Becky Williams is the president of District 1199, which represents more than 35,000 health care, social service and public sector workers across Ohio, West Virginia, and Kentucky. District 1199 is a part of the Service Employees International Union, whose 2 million members make it the largest union of health care workers and the fastest growing union in the world.
As both a labor leader and an advocate for working families, Williams is a leading voice for practical solutions to achieve economic opportunity and justice for workers; to ensure affordable, quality health care for all; to promote quality public services; and to guarantee the rights of workers to organize. To that end, Williams has spearheaded bold new partnerships with community allies, employers, and other worker organizations, and she has worked to elect officials that share the same values as the Union.
Called “the difference in the 2008 elections” and the “most powerful” leader in Ohio politics, Williams began working as a Union leader since 1992, during which she served 10 years as Director of the Long Term Care Division before her election as president of District 1199 in 2008. To ensure that all District 1199 members have a voice in state, local and municipal government, Williams is actively involved in politics throughout the Ohio, West Virginia and Kentucky regions.
Williams is also a Vice-President of the Service Employees International Union Executive Board and is an officer on the SEIU Health Care Board, and the International Member Strength Committee. In Ohio, Williams is on the board of the Ohio Healthcare Trust and a member of the NAACP, the League of Women Voters, and National Organization for Women (NOW).
Kathy McCormick is the Secretary-Treasurer of Service Employees International Union District 1199, which represents more than 35,000 health care, social service, and public sector workers across Ohio, West Virginia and Kentucky. District 1199 is a part of the Service Employees International Union, whose 2 million members make it the largest union of health care workers and the fastest growing union in the world.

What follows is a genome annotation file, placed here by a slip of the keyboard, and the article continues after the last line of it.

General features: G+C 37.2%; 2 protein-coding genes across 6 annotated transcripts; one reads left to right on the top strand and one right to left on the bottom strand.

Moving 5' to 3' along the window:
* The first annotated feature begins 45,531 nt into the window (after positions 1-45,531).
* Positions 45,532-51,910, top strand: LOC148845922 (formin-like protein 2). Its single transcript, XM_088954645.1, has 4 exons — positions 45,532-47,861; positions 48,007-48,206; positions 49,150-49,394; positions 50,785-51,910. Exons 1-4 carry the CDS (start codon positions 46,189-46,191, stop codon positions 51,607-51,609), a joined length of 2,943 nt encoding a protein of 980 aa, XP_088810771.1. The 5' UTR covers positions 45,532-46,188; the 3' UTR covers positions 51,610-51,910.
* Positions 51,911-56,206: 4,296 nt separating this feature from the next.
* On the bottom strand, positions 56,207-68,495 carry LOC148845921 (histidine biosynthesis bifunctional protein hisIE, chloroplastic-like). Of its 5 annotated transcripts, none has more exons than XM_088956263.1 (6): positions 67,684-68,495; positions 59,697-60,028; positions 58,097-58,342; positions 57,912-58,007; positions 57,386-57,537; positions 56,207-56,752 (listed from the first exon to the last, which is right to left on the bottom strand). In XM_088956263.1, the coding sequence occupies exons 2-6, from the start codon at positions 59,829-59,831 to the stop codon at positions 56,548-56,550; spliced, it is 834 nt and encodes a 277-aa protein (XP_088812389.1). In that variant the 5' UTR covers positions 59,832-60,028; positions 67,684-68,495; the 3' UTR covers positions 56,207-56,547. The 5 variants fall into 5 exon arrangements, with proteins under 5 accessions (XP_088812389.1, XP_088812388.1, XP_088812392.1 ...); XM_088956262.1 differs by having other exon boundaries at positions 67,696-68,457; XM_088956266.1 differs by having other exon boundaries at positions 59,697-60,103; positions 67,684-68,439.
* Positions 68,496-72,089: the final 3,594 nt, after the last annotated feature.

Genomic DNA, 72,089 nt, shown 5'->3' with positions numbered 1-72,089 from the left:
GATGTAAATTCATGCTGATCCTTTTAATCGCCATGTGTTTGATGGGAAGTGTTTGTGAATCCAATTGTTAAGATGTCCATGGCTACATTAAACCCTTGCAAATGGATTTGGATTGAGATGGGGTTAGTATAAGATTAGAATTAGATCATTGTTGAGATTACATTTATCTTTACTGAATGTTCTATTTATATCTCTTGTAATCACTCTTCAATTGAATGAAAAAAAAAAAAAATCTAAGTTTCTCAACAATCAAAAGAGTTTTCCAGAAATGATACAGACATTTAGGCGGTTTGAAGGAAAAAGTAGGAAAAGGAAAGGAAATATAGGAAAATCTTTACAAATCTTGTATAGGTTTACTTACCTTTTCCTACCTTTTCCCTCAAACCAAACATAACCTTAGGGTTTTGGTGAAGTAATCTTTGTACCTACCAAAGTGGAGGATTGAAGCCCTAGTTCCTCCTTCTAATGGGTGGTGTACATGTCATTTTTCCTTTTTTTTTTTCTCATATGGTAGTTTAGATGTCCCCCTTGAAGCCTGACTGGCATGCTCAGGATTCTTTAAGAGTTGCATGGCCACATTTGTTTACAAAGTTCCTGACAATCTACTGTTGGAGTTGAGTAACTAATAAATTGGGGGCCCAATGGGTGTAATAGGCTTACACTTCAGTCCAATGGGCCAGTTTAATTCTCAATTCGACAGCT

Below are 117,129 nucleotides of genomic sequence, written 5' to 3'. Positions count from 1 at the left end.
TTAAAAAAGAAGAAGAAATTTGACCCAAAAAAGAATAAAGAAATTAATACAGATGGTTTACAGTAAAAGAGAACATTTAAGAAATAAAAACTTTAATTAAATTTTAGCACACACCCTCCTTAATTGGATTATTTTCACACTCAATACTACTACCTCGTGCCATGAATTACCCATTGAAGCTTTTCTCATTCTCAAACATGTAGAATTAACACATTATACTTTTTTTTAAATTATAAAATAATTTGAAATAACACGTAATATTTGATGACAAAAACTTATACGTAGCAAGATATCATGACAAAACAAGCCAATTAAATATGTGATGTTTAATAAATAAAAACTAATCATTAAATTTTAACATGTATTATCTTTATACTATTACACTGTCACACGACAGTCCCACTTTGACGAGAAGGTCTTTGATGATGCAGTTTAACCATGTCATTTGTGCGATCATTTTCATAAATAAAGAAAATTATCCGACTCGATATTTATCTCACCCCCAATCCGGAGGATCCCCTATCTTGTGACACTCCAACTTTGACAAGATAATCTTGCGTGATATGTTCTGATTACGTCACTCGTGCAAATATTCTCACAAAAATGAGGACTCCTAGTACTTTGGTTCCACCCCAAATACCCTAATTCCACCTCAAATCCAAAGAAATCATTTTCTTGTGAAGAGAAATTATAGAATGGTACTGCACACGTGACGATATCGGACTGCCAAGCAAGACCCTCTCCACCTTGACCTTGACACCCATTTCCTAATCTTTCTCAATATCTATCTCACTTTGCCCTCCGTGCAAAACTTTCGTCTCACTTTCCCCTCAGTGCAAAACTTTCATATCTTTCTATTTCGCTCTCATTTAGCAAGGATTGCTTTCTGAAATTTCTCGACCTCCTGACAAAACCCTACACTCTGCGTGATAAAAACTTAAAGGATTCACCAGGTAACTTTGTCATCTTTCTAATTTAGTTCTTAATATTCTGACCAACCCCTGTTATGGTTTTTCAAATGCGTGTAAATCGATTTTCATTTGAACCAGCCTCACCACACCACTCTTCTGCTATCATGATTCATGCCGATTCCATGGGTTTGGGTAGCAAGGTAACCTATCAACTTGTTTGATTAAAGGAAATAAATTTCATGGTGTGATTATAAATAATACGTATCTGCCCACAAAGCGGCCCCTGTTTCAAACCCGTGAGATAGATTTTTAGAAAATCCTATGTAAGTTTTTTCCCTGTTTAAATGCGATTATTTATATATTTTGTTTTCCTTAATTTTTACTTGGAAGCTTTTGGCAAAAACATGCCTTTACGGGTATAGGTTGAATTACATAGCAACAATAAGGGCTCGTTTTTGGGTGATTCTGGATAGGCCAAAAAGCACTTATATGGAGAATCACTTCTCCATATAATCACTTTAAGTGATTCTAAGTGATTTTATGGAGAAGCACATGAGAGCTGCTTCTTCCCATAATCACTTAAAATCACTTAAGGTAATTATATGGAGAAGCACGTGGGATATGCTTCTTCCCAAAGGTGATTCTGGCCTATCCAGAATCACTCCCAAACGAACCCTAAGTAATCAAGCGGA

McCormick was working in a nursing home when the opportunity to organize with co-workers became relevant. Once she was educated about the union, McCormick strongly believed in their mission of making the world a better place for workers, their families, and the residents.
McCormick began working for the union in February 1993 as a Member Organizer before becoming a Field Organizer, where she focused on organizing workers in Ohio, West Virginia, and Kentucky. She then became an Administrative Organizer in Kentucky in 1994, where her role shifted from helping members join the union to representing union members. In 1995 McCormick coordinated several large campaigns in West Virginia and Kentucky, including a campaign helping American Red Cross workers. McCormick then became the Organizing Director of the entire local, where she once again concentrated on growth of the union. In 2009, McCormick had a huge victory when she helped bargain the first contract for 7,000 independent home care providers.
In early 2008, McCormick became the Division Director for Long Term Care, the largest division in the union at that time. In 2011, Kathy took on the challenge of growing the Union again as the head of the West Virginia/Kentucky Health Care Division. Later that year, McCormick was elected to Executive Vice President (EVP). In 2017, McCormick was further elected Secretary-Treasurer.
McCormick is a member of the NAACP in West Virginia and Kentucky and a member of NOW in Kentucky. For two years, she sat on the Kentucky Women’s Commission, which focuses on making sure women receive the same rights as men. In 2004, McCormick was awarded the honorary title of Kentucky Colonel, which is presented to individuals by the governor for their outstanding work in the state of Kentucky.
McCormick has been married for over three decades and is the proud parent of four and grandparent of nine.
Executive Vice President
Executive Vice President
Public Division Director